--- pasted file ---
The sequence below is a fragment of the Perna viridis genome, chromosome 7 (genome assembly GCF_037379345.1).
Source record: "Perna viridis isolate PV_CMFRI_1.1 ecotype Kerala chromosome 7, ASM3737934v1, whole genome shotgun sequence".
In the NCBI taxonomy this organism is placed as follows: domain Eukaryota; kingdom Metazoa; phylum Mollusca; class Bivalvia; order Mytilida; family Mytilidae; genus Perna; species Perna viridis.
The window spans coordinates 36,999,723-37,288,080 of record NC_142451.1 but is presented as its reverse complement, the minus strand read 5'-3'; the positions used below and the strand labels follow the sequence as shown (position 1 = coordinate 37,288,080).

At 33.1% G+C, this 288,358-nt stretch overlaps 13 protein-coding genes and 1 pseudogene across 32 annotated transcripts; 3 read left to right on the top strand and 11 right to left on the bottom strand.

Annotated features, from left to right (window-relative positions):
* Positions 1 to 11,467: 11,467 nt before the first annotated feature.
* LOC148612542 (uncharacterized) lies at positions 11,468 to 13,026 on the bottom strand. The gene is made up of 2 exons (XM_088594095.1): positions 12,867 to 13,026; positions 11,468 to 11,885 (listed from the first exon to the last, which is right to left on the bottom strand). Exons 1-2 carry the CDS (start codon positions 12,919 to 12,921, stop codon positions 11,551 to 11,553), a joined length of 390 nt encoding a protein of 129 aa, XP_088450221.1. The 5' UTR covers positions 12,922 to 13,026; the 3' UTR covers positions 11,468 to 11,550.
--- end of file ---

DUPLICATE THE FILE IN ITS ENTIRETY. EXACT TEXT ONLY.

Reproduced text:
The sequence below is a fragment of the Perna viridis genome, chromosome 7 (genome assembly GCF_037379345.1).
Source record: "Perna viridis isolate PV_CMFRI_1.1 ecotype Kerala chromosome 7, ASM3737934v1, whole genome shotgun sequence".
In the NCBI taxonomy this organism is placed as follows: domain Eukaryota; kingdom Metazoa; phylum Mollusca; class Bivalvia; order Mytilida; family Mytilidae; genus Perna; species Perna viridis.
The window spans coordinates 36,999,723-37,288,080 of record NC_142451.1 but is presented as its reverse complement, the minus strand read 5'-3'; the positions used below and the strand labels follow the sequence as shown (position 1 = coordinate 37,288,080).

At 33.1% G+C, this 288,358-nt stretch overlaps 13 protein-coding genes and 1 pseudogene across 32 annotated transcripts; 3 read left to right on the top strand and 11 right to left on the bottom strand.

Annotated features, from left to right (window-relative positions):
* Positions 1 to 11,467: 11,467 nt before the first annotated feature.
* LOC148612542 (uncharacterized) lies at positions 11,468 to 13,026 on the bottom strand. The gene is made up of 2 exons (XM_088594095.1): positions 12,867 to 13,026; positions 11,468 to 11,885 (listed from the first exon to the last, which is right to left on the bottom strand). Exons 1-2 carry the CDS (start codon positions 12,919 to 12,921, stop codon positions 11,551 to 11,553), a joined length of 390 nt encoding a protein of 129 aa, XP_088450221.1. The 5' UTR covers positions 12,922 to 13,026; the 3' UTR covers positions 11,468 to 11,550.